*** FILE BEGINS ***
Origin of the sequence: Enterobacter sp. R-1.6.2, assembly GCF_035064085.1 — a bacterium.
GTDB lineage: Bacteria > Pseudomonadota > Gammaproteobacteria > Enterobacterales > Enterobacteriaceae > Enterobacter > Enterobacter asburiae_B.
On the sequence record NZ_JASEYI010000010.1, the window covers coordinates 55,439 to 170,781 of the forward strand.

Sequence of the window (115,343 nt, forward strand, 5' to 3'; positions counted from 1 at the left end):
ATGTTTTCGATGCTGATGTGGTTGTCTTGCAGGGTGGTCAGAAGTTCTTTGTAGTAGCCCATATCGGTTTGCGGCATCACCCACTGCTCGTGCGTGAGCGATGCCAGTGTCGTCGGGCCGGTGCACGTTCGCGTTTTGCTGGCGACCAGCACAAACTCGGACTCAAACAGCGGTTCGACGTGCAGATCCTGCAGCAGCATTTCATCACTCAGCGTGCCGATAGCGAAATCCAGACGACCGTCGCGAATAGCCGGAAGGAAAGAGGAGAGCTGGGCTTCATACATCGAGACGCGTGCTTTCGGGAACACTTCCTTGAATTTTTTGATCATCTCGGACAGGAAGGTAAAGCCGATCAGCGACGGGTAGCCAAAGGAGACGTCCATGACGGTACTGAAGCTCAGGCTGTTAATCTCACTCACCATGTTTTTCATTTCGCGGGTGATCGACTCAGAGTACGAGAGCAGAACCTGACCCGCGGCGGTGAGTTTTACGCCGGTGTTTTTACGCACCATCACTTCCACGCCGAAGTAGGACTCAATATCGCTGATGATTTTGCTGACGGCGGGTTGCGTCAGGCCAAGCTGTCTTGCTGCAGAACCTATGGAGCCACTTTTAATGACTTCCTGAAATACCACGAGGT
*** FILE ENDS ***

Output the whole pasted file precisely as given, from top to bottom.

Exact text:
Origin of the sequence: Enterobacter sp. R-1.6.2, assembly GCF_035064085.1 — a bacterium.
GTDB lineage: Bacteria > Pseudomonadota > Gammaproteobacteria > Enterobacterales > Enterobacteriaceae > Enterobacter > Enterobacter asburiae_B.
On the sequence record NZ_JASEYI010000010.1, the window covers coordinates 55,439 to 170,781 of the forward strand.

Sequence of the window (115,343 nt, forward strand, 5' to 3'; positions counted from 1 at the left end):
ATGTTTTCGATGCTGATGTGGTTGTCTTGCAGGGTGGTCAGAAGTTCTTTGTAGTAGCCCATATCGGTTTGCGGCATCACCCACTGCTCGTGCGTGAGCGATGCCAGTGTCGTCGGGCCGGTGCACGTTCGCGTTTTGCTGGCGACCAGCACAAACTCGGACTCAAACAGCGGTTCGACGTGCAGATCCTGCAGCAGCATTTCATCACTCAGCGTGCCGATAGCGAAATCCAGACGACCGTCGCGAATAGCCGGAAGGAAAGAGGAGAGCTGGGCTTCATACATCGAGACGCGTGCTTTCGGGAACACTTCCTTGAATTTTTTGATCATCTCGGACAGGAAGGTAAAGCCGATCAGCGACGGGTAGCCAAAGGAGACGTCCATGACGGTACTGAAGCTCAGGCTGTTAATCTCACTCACCATGTTTTTCATTTCGCGGGTGATCGACTCAGAGTACGAGAGCAGAACCTGACCCGCGGCGGTGAGTTTTACGCCGGTGTTTTTACGCACCATCACTTCCACGCCGAAGTAGGACTCAATATCGCTGATGATTTTGCTGACGGCGGGTTGCGTCAGGCCAAGCTGTCTTGCTGCAGAACCTATGGAGCCACTTTTAATGACTTCCTGAAATACCACGAGGT